CRIME FILE: Domestic abuse may be classed as crime

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A NEW law is being proposed that seeks to formalise recognition of the effects of domestic abuse including and beyond those of physical violence, and to specifically address the issue within relationships.

The UK Government has announced that it is seeking views on whether the current law on domestic abuse needs to be strengthened to offer better protection to victims.

Its consultation on the issue - which continues until October 15 - focuses on whether a specific offence should be created that "captures patterns of coercive and controlling behaviour in intimate relationships, in line with the Government's non-statutory definition of domestic abuse."

Such abuse is rightly a high profile issue, with 269,700 related crimes reported to the police in the last year, according to Her Majesty's Inspectorate of Constabulary (HMIC).

And a key aim of any change to the law as a result of the current consultation will be to try to improve the performance of police forces with regard to dealing with domestic abuse.

A HMIC report into improving police responses to domestic abuse reported earlier this year that there remain failings, including a lack of leadership and direction, and poor victim care. Arrest rates vary considerably, and the Home Office's consultation document does not hold back in concluding: "Put simply, police officers failed to see domestic abuse as a serious crime."

That is not to say there are not examples of good practice among police forces in dealing with domestic abuse - but approach and outcomes vary considerably across England and Wales' 43 forces.

Currently, the UK Government defines domestic abuse as "any incident or pattern of incidents of controlling, coercive, threatening behaviour, violence or abuse between those aged 16 or over who are, or have been, intimate partners or family members regardless of gender or sexuality."

Behaviour covered by this definition includes "a pattern of acts of assault, threats, humiliation and intimidation or other abuse that is used to harm, punish or frighten their victim."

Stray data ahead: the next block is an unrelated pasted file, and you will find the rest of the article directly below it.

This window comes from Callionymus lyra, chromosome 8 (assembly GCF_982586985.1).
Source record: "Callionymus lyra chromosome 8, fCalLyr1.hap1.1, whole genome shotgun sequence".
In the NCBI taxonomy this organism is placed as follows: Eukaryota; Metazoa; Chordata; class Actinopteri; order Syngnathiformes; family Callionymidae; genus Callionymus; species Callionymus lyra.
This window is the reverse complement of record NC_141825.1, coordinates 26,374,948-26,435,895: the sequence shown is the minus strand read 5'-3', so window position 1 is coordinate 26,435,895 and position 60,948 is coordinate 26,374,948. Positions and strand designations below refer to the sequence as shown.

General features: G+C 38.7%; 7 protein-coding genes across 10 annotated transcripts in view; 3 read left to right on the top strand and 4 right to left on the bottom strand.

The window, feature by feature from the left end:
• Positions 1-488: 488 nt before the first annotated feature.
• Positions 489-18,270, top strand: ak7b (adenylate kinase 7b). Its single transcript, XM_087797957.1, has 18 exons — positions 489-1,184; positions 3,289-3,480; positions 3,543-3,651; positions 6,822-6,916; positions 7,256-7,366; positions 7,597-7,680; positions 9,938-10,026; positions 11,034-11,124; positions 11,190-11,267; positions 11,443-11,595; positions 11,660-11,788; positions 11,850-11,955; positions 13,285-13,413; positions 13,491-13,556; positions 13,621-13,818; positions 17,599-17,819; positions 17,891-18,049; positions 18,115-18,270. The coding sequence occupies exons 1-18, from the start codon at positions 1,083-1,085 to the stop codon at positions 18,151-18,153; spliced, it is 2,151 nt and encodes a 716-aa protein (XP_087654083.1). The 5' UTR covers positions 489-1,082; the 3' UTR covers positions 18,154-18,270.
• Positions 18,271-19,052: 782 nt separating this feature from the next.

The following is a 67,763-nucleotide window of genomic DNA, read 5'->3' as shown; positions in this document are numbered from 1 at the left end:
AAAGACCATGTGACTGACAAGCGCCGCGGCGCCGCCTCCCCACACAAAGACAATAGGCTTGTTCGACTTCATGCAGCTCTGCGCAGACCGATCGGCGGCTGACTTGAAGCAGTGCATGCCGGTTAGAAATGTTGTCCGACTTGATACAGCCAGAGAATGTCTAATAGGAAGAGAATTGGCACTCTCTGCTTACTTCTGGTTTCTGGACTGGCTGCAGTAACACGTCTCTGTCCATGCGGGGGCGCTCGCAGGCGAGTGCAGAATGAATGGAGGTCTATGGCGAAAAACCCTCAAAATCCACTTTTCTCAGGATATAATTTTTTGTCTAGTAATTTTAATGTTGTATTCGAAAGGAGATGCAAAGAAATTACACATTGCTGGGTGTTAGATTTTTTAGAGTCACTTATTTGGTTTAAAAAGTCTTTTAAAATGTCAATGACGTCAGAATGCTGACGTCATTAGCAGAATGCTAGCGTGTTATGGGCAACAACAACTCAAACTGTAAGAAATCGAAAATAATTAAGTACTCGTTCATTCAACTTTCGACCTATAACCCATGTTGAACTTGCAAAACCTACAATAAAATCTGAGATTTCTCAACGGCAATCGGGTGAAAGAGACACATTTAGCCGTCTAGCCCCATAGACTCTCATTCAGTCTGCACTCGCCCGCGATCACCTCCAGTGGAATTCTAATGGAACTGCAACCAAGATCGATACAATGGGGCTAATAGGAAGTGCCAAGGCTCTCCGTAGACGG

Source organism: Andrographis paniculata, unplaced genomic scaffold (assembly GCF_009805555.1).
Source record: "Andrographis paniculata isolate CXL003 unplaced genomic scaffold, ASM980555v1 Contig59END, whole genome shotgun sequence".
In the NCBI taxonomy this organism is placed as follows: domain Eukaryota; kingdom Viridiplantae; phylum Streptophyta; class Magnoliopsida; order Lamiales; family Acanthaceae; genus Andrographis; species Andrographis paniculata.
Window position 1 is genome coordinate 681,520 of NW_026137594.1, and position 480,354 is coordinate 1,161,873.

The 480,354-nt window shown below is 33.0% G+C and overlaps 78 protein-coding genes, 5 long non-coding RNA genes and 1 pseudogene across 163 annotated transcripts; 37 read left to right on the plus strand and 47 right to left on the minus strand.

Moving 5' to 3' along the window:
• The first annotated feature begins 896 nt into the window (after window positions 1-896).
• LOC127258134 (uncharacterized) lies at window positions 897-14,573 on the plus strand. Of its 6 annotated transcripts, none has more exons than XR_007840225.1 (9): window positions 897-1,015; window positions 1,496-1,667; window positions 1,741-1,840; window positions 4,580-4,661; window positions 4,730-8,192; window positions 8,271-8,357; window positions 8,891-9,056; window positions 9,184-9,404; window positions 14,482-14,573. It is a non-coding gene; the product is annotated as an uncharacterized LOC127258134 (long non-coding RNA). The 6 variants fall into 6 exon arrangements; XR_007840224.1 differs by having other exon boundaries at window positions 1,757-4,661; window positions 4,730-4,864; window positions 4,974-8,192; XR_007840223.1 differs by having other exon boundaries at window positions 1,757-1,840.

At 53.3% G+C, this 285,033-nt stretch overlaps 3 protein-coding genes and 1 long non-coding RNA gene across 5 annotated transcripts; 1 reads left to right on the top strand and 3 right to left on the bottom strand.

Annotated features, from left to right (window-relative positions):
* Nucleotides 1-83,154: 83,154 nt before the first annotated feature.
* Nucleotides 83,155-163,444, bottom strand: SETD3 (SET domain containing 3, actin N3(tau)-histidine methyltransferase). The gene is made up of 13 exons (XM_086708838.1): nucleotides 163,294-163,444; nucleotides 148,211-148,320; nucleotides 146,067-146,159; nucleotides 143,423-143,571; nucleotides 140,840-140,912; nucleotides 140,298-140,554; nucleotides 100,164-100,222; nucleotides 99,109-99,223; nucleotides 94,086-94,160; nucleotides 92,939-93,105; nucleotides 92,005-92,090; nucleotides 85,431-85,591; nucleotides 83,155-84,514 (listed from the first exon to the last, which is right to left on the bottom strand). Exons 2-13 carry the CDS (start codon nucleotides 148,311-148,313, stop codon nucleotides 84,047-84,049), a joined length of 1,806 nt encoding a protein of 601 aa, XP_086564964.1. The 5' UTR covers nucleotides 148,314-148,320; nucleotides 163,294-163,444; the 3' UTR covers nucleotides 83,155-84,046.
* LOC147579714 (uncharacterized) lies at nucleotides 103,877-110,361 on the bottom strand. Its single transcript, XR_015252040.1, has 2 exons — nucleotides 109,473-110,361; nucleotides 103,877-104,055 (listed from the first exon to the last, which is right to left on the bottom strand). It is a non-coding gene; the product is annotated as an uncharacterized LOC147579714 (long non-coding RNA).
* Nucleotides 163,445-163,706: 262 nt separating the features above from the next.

A broader question being asked through the consultation is whether the creation of a specific crime in relation to domestic abuse would remove any ambiguity, and provide more clarity for police forces regarding their powers to intervene.

Domestic abuse is not just about physical violence but psychological and emotional abuse, often over considerable periods of time - abuse that can leave its victims isolated from from family and friends, and with no money or even basic freedoms.

"The terrifying reality is that for the most part these appalling crimes happen behind closed doors," said Home Secretary Theresa May.

"We must bring domestic abuse out into the open and send a clear message that it is wrong to put your partner or your family in fear."

Welsh Women's Aid (WWA) has campaigned for many years for the law to fully recognise the role and effects of coercive controlling behaviour within domestic abuse, and has welcomed the Home Office consultation is a step in the right direction.

It has pointed out that domestic violence is prosecuted under a range of separate offences that include grievous bodily harm, stalking, rape and sexual assault, but there is no single offence of domestic abuse, that recognises that its physical effects are part of the wider pattern of controlling behaviour used by perpetrators.

This pattern is the ‘coercive control’ that last year the Home Office included in an amended definition of domestic abuse. But this is a definition that is not enshrined in law.

WWA believes that criminalising coercive control will allow women who experience domestic violence to seek police support, as well as helping the criminal justice system to be able to link repeated incidents of physical violence by the same perpetrator.

“We welcome the news that the UK Government is consulting on criminalising coercive control as a positive step towards acknowledging the full reality of domestic abuse for victims, which is not just a one-off incident of violence, but an insidious pattern of controlling behaviour,” said Gill Owens, WWA director of operations.

“Currently, two women a week are murdered as a result of domestic abuse, so new tools to allow the police to intervene and prosecute are an important step towards protecting victims and preventing these terrible crimes, as well as allowing people to better understand the reality of what domestic abuse really is.”

The UK Government consultation asks interested parties to respond to the following questions:

* Does the current law adequately provide sufficient protection to victims of domestic abuse?

* In what ways could the law be strengthened?

* How would any changes you suggest be practically implemented?

* Does the current law sufficiently capture the Government's non-statutory definition of domestic abuse?

The consultation document can be found by following the 'consultations' link at www.gov.uk/government/organisations/home-office

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